Trying to think of a way to put this diplomatically, but I would question the chart a bit on their full size dimensions. They list a 1/2 sheet as 12x18 which I can hang with, so for a full size it should have the same measure of 18 but double the 12 to be 24, so it should be 24x18. They list a full as 14x22. Once again, not trying to be a know it all or wise guy.

Wisdom comes with age, but sometimes age comes alone.
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Wisdom comes with age, but sometimes age comes alone.
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post #13 of 16

oops.

Caught with batter on my face.

This is what happens when you trust someone elses chart and just GLANCE instead of read.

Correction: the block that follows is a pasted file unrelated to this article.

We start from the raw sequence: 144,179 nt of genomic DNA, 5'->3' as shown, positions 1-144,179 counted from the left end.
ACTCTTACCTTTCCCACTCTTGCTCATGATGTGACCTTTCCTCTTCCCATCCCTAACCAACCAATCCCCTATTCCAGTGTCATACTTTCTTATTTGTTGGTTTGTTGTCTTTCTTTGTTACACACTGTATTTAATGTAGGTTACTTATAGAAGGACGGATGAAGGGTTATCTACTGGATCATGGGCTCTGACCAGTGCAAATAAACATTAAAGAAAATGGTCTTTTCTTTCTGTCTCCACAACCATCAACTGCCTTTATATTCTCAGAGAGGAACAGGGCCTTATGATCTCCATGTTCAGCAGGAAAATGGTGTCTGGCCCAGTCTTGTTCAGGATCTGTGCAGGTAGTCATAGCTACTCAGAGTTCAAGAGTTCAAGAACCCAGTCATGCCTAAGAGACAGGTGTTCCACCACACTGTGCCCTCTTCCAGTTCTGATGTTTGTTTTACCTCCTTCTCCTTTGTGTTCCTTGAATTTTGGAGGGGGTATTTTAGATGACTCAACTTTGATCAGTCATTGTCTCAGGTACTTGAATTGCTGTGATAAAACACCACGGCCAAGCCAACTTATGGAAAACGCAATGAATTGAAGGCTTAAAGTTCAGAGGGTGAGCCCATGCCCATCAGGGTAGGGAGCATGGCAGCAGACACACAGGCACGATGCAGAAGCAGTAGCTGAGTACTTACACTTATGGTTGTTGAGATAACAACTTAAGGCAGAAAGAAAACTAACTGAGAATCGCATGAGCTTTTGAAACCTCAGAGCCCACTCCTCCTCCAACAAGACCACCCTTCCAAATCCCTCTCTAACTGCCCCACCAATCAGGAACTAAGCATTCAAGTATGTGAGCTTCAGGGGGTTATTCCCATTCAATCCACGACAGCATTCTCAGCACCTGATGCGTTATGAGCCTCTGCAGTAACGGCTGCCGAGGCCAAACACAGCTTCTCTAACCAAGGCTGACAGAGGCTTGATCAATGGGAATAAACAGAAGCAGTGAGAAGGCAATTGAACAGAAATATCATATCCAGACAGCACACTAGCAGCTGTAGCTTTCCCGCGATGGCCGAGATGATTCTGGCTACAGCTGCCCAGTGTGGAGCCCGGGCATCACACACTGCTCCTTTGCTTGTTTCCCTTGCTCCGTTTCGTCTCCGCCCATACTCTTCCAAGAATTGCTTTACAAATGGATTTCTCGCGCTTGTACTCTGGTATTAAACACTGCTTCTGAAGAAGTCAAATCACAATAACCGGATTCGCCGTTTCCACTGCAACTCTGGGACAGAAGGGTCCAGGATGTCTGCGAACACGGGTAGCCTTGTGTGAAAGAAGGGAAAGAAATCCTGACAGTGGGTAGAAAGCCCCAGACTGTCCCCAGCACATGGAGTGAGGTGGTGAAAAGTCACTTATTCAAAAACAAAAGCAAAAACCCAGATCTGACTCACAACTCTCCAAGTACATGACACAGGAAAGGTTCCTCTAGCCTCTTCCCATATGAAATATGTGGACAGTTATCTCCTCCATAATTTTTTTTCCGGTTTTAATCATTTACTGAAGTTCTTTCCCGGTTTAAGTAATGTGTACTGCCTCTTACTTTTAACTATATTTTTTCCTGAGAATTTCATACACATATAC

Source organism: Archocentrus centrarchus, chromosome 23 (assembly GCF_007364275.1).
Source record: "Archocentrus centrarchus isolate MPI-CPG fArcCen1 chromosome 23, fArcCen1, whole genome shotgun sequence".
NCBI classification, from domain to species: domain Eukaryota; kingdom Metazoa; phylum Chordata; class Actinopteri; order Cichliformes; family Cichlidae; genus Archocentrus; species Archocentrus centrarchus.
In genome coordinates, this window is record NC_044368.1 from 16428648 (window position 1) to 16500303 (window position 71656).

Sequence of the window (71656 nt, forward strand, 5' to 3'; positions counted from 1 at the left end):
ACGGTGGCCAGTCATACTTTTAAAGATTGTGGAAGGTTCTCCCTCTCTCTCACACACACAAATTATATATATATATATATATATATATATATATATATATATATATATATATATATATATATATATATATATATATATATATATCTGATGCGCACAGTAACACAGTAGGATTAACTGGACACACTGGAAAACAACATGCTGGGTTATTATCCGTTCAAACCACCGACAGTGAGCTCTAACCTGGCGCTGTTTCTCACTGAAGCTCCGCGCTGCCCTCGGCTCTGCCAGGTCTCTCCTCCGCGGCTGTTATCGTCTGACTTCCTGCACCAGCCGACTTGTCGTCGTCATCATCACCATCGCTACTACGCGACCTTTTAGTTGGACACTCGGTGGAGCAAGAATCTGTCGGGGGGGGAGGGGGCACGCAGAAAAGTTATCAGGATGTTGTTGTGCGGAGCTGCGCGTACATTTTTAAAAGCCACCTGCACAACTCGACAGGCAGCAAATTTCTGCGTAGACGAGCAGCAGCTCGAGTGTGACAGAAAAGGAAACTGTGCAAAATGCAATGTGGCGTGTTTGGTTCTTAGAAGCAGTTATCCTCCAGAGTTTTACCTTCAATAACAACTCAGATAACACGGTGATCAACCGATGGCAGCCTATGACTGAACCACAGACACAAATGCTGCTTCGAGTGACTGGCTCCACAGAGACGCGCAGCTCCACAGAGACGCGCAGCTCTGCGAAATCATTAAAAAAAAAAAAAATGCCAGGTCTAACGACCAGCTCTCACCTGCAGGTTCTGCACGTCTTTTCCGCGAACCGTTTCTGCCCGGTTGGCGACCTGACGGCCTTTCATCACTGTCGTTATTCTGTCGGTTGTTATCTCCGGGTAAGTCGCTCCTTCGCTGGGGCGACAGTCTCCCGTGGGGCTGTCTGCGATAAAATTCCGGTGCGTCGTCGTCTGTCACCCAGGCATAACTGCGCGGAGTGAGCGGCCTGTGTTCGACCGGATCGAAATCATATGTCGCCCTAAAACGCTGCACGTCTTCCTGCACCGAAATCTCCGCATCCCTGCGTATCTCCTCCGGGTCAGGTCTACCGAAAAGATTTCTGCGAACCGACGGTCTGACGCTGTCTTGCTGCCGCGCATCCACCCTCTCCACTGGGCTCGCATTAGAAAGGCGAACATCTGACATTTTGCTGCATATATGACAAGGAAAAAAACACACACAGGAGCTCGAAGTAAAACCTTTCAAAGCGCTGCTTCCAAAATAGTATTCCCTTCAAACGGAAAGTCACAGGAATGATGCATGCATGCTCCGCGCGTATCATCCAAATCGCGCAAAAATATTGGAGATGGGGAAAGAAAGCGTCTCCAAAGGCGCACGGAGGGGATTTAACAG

I use Magic Line pans and my full sheet measures 16x24

Went and dug out my notebook and depending on what kind of cake batter I was using 22-26 cups of batter for a 2 inch (approx.) end product.

Still want to find a pretty (re free of stains) AND accurate chart for this thread.

Will google and see what I can find.

 

mimi


Edited by flipflopgirl - 5/9/14 at 8:25pm
post #14 of 16

For home cooks I posted this chart a while back.

 

 

9x12 baking pans
started on 12/20/12 last post 12/22/12 at 10:12pm 3 replies 2913 views

 

I've got one for kitchen sized pans around here also.

 

Will have to find it and put it online.

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"Plus, this method makes you look like a complete lunatic. If you care about that sort of thing".  - Dave Arnold

 

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----

 


"Plus, this method makes you look like a complete lunatic. If you care about that sort of thing".  - Dave Arnold

 

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post #15 of 16

I give up.